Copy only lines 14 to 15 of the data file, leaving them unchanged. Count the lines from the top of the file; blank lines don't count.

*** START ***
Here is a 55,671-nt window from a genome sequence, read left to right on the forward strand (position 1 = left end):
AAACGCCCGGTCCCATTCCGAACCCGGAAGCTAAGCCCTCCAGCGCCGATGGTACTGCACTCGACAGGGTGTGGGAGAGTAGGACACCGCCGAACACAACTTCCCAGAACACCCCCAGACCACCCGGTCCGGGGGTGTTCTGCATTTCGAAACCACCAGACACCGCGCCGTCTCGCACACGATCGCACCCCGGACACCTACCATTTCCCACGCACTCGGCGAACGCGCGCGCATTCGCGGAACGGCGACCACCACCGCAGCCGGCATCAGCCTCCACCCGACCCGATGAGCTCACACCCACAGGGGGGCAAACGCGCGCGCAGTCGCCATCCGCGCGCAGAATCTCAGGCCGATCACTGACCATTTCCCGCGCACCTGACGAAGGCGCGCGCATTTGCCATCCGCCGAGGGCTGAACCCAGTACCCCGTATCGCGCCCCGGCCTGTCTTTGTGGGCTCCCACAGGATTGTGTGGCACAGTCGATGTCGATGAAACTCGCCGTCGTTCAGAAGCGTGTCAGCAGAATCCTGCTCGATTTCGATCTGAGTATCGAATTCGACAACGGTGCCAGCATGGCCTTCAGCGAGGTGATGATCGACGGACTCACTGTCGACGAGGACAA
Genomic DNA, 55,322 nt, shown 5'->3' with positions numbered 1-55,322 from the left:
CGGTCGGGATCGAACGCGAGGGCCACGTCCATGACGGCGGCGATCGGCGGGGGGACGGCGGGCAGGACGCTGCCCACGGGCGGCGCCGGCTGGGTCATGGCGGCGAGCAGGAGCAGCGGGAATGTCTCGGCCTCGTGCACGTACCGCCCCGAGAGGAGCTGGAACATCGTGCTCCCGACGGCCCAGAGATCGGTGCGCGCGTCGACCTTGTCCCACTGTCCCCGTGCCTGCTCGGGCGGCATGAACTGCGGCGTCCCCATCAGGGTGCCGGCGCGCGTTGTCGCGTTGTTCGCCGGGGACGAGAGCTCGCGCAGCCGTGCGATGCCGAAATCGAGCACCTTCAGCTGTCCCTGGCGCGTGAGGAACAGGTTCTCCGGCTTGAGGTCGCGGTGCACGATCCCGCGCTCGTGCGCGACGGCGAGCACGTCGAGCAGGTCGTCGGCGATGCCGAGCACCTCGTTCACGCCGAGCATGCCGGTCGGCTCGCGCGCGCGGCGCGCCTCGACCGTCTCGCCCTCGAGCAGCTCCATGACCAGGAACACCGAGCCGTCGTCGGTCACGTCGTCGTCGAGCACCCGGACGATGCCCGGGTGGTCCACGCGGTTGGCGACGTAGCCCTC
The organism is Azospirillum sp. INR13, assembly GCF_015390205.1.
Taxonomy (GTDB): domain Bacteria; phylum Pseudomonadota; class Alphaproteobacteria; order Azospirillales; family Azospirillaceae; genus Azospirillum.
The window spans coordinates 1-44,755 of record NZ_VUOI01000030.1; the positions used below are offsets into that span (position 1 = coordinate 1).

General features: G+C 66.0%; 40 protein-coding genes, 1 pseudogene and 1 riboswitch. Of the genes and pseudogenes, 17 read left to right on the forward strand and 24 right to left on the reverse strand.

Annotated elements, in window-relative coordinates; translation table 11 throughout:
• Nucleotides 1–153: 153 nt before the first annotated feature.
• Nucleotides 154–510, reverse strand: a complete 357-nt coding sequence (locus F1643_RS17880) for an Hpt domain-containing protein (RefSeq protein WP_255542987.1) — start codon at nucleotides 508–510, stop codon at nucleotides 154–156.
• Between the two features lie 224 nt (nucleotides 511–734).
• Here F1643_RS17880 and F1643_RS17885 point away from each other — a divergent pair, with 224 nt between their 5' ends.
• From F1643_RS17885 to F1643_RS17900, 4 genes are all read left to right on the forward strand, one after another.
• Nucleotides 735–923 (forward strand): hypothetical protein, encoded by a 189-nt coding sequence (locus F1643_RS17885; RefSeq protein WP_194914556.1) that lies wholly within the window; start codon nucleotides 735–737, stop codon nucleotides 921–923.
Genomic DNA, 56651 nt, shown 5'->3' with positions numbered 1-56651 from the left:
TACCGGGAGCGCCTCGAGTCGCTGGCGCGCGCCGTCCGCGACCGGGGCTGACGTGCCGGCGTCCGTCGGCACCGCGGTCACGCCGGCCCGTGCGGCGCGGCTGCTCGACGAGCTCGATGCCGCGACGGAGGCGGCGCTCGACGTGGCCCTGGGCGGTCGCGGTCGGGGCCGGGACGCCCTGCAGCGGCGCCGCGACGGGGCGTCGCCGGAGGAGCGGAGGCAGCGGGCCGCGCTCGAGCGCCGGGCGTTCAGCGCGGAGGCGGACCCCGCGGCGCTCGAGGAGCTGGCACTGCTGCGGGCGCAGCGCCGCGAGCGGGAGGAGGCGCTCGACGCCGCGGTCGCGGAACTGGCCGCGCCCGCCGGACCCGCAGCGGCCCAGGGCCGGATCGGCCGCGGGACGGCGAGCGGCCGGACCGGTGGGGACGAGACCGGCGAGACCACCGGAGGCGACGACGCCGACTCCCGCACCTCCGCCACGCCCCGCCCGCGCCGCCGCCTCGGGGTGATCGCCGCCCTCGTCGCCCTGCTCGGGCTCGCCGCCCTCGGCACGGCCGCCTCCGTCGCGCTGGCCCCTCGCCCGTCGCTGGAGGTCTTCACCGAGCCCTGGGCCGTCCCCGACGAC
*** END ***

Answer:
• From F1643_RS17885 to F1643_RS17900, 4 genes are all read left to right on the forward strand, one after another.
• Nucleotides 735–923 (forward strand): hypothetical protein, encoded by a 189-nt coding sequence (locus F1643_RS17885; RefSeq protein WP_194914556.1) that lies wholly within the window; start codon nucleotides 735–737, stop codon nucleotides 921–923.